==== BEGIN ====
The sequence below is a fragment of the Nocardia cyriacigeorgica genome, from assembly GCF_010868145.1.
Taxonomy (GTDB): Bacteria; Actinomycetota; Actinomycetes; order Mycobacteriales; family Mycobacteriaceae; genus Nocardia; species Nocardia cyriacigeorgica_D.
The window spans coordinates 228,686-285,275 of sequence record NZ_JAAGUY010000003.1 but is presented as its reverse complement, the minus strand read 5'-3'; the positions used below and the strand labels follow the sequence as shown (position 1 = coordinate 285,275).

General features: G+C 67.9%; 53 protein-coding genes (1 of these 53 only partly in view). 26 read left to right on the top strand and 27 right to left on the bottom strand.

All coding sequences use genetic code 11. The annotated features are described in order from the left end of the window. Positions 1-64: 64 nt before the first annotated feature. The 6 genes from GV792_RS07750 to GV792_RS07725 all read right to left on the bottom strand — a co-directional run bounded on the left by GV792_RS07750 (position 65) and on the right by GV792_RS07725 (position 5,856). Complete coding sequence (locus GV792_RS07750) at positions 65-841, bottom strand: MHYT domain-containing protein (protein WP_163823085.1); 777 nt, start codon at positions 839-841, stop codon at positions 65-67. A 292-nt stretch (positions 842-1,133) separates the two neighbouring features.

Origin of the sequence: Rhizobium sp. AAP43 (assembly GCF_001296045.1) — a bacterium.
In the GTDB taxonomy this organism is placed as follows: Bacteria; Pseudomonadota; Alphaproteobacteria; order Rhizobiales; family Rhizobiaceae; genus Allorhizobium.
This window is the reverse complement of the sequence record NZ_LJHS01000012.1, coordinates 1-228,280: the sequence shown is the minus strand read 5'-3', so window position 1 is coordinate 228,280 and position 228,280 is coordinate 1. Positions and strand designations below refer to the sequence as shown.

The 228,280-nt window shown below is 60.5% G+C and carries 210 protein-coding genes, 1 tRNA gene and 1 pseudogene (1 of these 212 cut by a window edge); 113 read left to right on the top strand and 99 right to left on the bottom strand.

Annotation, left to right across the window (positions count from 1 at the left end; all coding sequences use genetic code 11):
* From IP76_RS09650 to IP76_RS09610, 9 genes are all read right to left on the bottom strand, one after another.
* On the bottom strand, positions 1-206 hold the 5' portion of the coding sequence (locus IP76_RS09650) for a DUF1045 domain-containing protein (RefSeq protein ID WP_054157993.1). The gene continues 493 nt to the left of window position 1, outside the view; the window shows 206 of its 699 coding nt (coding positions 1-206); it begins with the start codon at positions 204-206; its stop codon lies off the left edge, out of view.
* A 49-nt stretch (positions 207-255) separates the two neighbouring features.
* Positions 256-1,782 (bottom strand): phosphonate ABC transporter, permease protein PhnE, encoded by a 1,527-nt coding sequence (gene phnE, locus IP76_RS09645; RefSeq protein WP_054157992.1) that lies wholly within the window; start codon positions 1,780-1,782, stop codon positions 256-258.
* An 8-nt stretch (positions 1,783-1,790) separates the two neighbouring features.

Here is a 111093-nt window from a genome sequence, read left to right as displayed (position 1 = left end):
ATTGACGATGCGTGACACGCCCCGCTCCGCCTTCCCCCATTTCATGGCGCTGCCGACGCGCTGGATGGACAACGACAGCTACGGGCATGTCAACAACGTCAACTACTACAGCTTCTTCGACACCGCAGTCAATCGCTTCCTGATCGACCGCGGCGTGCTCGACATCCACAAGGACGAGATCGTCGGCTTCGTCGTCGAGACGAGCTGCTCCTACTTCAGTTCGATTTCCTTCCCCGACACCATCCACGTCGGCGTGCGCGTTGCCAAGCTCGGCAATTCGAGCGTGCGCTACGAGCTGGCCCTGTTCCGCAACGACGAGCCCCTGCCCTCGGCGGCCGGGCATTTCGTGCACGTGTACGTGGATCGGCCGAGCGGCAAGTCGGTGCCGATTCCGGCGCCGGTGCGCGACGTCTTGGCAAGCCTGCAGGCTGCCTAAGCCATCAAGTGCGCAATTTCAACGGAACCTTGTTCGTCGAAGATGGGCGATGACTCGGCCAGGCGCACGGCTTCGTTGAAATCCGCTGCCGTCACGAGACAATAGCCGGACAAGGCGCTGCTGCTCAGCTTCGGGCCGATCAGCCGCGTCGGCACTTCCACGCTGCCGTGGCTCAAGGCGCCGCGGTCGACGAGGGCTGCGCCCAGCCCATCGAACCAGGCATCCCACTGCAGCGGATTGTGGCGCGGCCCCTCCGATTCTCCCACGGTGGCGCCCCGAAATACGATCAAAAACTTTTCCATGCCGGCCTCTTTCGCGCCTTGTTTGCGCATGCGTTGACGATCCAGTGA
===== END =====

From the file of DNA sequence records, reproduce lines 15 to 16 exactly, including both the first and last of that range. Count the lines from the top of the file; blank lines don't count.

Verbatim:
* An 8-nt stretch (positions 1,783-1,790) separates the two neighbouring features.

Here is a 111093-nt window from a genome sequence, read left to right as displayed (position 1 = left end):